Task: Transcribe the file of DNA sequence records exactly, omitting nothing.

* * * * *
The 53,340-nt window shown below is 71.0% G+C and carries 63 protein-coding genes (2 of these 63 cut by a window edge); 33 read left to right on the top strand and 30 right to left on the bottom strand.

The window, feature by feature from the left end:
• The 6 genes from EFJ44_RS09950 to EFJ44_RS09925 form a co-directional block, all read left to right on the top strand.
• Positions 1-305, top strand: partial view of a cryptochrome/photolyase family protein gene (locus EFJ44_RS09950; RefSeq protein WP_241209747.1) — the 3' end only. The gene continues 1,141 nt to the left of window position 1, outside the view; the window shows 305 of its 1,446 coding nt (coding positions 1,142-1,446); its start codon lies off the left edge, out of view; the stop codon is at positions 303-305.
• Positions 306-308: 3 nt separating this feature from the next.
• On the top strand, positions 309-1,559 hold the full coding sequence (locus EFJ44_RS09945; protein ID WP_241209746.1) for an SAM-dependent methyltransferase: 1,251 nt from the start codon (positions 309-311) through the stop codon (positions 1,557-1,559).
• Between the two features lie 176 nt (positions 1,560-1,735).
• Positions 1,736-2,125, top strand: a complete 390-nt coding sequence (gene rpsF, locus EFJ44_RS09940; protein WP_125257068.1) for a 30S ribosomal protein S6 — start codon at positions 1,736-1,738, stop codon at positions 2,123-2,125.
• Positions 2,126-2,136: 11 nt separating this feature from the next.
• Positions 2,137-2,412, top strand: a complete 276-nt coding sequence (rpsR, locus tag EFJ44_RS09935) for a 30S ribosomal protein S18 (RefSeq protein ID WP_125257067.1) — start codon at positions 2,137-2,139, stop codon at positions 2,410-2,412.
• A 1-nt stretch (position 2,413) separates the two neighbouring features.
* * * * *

The 53,340-nt window shown below is 71.0% G+C and carries 63 protein-coding genes (2 of these 63 cut by a window edge); 33 read left to right on the top strand and 30 right to left on the bottom strand.

The window, feature by feature from the left end:
• The 6 genes from EFJ44_RS09950 to EFJ44_RS09925 form a co-directional block, all read left to right on the top strand.
• Positions 1-305, top strand: partial view of a cryptochrome/photolyase family protein gene (locus EFJ44_RS09950; RefSeq protein WP_241209747.1) — the 3' end only. The gene continues 1,141 nt to the left of window position 1, outside the view; the window shows 305 of its 1,446 coding nt (coding positions 1,142-1,446); its start codon lies off the left edge, out of view; the stop codon is at positions 303-305.
• Positions 306-308: 3 nt separating this feature from the next.
• On the top strand, positions 309-1,559 hold the full coding sequence (locus EFJ44_RS09945; protein ID WP_241209746.1) for an SAM-dependent methyltransferase: 1,251 nt from the start codon (positions 309-311) through the stop codon (positions 1,557-1,559).
• Between the two features lie 176 nt (positions 1,560-1,735).
• Positions 1,736-2,125, top strand: a complete 390-nt coding sequence (gene rpsF, locus EFJ44_RS09940; protein WP_125257068.1) for a 30S ribosomal protein S6 — start codon at positions 1,736-1,738, stop codon at positions 2,123-2,125.
• Positions 2,126-2,136: 11 nt separating this feature from the next.
• Positions 2,137-2,412, top strand: a complete 276-nt coding sequence (rpsR, locus tag EFJ44_RS09935) for a 30S ribosomal protein S18 (RefSeq protein ID WP_125257067.1) — start codon at positions 2,137-2,139, stop codon at positions 2,410-2,412.
• A 1-nt stretch (position 2,413) separates the two neighbouring features.